“Luck,” it is said, “is what happens when preparation meets opportunity.” The quote is often attributed to the Roman philosopher Seneca. But there have been different variations of it. One version says, the harder you work, the luckier you get. African-American actor and film producer Denzel Washington puts it this way: “I say luck is when an opportunity comes along and you’re prepared for it.” For the young Mike Adenuga, the first lucky break was the fact that he had returned to Nigeria at an auspicious time. In 1975, Chief Jerome Udoji headed a panel that recommended massive upward review of salaries and allowances of public sector workers. And the money was paid in arrears. The resultant windfall called Udoji Award gave workers so much sudden wealth that it fuelled buying spree and spending orgies by workers who had never seen so much money in their working lives.
Mike admitted that he returned at a time there were ferments of opportunities in the country and these were some of the early lucky breaks he plugged into. “When I came back home from the United States, there were lots of opportunities,” he revealed in a rare interview with Newswatch published in the September 8, 2003 edition. With the post-Udoji Award consumer boom, the demand for cars was also high. Workers had a strong purchasing power to buy anything.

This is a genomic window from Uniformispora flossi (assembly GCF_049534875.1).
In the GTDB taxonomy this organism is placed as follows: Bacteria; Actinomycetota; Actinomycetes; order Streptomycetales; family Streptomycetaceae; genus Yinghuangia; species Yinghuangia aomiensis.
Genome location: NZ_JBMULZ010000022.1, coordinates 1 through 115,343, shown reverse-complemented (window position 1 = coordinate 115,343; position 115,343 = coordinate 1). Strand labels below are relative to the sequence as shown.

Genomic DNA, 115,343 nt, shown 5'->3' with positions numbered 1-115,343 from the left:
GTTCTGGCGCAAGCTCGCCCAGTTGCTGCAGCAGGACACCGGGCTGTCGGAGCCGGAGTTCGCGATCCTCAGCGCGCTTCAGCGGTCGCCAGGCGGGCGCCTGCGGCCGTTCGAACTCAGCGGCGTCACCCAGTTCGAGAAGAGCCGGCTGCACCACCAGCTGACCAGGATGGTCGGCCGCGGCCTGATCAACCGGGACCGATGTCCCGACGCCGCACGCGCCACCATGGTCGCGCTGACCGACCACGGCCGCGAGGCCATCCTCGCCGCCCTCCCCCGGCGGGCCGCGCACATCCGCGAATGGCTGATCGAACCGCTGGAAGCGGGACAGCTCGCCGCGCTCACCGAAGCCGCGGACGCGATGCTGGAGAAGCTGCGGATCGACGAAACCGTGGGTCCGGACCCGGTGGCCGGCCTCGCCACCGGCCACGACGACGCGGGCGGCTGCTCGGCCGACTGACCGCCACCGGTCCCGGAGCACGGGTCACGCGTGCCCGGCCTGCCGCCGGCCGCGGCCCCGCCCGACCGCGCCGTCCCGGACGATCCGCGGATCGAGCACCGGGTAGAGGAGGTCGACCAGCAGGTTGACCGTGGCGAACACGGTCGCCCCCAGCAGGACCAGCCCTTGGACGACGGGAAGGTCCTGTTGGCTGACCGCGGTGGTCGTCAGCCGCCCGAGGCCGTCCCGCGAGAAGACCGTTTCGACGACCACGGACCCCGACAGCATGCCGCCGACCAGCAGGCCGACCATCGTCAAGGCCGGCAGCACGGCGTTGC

“At that time, a lot of vehicles were coming into the country without air conditioning and car stereos,” Adenuga recalled. “I saw a window of opportunity there and I seized it by deciding to import car stereos. As soon as we started importing car stereos, a new problem cropped up: thieves were breaking into people’s cars to steal the stereos. This problem created a new opportunity for us. We started importing removable car stereos. You can detach the stereos. I had my first major break in business in the area of importing removable car stereos. I was able to bring in the car stereos ahead of competition. And that gave us a strong edge. As you grow in business, one thing leads to another.”
Mike made a lot of money in this business. The demand was far in excess of supply, with the result that people were bringing money to deposit while waiting for supply. In one fell swoop, Mike solved what would have been a problem: the challenge of sourcing for fund from the bank to meet the growing demand.